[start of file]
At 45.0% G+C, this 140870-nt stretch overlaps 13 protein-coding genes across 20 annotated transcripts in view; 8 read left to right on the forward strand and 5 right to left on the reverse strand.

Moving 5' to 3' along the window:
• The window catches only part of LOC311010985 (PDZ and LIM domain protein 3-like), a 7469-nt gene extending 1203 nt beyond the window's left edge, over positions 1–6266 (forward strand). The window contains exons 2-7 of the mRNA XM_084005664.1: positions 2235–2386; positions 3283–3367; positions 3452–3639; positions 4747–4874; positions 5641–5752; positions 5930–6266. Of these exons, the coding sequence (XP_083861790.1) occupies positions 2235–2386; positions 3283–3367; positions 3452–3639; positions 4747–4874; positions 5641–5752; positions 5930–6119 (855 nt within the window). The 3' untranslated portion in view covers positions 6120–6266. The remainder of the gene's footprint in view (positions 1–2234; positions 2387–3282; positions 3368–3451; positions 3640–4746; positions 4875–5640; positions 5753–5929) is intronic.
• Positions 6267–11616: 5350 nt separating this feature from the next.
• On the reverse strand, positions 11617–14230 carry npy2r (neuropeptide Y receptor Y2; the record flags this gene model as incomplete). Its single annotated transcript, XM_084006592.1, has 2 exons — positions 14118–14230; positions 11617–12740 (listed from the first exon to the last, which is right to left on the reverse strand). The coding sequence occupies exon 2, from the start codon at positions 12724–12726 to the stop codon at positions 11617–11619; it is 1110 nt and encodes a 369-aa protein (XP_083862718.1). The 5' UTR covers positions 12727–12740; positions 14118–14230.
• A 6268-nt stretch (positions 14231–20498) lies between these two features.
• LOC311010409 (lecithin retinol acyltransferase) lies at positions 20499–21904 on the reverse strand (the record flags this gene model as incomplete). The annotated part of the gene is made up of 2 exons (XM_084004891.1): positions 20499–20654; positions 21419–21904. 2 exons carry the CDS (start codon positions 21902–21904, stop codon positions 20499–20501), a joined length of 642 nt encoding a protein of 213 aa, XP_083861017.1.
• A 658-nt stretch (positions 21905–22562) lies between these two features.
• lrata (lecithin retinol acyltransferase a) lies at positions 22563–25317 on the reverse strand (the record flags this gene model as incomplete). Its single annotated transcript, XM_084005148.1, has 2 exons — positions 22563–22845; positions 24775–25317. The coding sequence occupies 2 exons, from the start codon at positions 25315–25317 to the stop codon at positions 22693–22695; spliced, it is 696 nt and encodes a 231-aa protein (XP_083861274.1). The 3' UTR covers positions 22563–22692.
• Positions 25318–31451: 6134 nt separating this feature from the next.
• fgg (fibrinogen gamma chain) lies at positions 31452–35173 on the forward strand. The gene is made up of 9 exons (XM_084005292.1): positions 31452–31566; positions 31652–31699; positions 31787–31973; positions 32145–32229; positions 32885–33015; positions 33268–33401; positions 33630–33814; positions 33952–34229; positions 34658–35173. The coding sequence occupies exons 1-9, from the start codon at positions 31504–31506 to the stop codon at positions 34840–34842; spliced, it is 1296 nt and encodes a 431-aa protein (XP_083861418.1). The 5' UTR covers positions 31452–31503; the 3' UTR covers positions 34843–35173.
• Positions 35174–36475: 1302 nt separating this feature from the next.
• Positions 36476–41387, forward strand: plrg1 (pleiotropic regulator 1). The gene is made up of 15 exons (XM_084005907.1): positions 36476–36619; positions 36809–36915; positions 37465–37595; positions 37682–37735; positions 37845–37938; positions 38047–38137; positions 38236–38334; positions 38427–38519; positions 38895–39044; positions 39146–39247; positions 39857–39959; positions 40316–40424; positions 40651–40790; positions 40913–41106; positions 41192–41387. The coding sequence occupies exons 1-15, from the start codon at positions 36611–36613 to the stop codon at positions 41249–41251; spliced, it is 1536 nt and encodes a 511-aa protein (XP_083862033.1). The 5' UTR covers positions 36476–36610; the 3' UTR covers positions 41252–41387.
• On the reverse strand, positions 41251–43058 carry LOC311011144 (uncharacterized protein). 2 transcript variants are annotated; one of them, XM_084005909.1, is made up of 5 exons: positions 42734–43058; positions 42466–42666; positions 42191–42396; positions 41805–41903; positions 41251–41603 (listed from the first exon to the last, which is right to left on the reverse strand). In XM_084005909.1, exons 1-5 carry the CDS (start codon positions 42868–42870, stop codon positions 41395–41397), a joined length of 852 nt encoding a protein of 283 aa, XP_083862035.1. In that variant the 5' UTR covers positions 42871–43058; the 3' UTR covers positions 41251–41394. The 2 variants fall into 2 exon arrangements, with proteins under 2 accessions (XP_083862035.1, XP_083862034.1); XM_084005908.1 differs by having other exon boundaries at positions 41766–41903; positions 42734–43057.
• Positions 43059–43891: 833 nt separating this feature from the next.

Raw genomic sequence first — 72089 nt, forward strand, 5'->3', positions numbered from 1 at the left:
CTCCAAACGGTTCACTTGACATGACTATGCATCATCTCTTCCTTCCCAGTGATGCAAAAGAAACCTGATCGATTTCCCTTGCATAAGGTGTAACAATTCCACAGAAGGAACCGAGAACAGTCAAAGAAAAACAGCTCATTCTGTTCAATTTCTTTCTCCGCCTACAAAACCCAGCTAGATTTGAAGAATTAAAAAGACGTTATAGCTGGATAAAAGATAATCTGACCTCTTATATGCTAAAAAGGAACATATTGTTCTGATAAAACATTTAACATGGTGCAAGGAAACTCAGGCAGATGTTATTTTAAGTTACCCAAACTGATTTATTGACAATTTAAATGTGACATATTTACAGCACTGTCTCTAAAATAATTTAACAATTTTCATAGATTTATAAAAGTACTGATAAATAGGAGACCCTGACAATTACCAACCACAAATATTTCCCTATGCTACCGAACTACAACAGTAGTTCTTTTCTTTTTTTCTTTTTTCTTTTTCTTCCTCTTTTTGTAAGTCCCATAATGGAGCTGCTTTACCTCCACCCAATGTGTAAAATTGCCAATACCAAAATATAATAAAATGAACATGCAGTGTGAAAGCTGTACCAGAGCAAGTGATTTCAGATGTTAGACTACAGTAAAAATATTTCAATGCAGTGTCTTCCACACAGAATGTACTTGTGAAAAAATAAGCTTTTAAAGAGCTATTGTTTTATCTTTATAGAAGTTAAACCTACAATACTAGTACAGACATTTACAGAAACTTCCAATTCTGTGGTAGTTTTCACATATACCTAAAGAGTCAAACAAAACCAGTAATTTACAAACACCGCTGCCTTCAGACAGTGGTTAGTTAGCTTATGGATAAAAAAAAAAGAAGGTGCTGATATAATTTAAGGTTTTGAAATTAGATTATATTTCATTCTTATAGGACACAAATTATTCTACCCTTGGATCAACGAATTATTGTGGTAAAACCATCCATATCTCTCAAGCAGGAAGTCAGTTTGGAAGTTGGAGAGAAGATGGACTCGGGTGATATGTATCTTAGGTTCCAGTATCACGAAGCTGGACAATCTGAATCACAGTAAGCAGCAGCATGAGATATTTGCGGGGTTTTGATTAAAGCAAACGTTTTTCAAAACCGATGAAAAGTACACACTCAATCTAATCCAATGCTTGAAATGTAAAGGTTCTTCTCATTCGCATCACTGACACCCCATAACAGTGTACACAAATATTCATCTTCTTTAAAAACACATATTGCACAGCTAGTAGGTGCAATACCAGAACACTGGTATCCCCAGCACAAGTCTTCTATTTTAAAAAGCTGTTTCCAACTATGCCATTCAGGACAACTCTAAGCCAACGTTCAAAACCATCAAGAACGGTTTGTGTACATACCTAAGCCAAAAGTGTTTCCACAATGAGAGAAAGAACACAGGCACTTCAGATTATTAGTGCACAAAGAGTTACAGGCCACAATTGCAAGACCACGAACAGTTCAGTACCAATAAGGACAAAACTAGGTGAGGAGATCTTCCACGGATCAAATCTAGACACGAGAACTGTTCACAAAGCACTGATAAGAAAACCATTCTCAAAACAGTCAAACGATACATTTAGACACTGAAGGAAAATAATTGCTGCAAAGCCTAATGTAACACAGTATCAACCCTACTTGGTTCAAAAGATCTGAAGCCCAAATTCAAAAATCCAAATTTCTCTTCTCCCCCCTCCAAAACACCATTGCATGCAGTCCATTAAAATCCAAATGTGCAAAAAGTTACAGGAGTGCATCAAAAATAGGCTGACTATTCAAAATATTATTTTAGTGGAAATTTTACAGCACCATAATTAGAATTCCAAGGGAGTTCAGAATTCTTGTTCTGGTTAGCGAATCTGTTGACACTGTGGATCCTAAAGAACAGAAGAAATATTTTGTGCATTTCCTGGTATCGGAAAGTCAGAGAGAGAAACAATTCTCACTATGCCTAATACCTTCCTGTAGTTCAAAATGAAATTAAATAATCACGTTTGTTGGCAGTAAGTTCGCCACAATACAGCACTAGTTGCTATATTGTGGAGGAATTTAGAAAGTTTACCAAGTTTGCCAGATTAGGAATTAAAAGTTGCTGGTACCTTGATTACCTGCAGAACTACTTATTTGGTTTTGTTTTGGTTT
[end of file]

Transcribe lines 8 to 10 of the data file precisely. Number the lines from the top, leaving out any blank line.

• A 658-nt stretch (positions 21905–22562) lies between these two features.
• lrata (lecithin retinol acyltransferase a) lies at positions 22563–25317 on the reverse strand (the record flags this gene model as incomplete). Its single annotated transcript, XM_084005148.1, has 2 exons — positions 22563–22845; positions 24775–25317. The coding sequence occupies 2 exons, from the start codon at positions 25315–25317 to the stop codon at positions 22693–22695; spliced, it is 696 nt and encodes a 231-aa protein (XP_083861274.1). The 3' UTR covers positions 22563–22692.
• Positions 25318–31451: 6134 nt separating this feature from the next.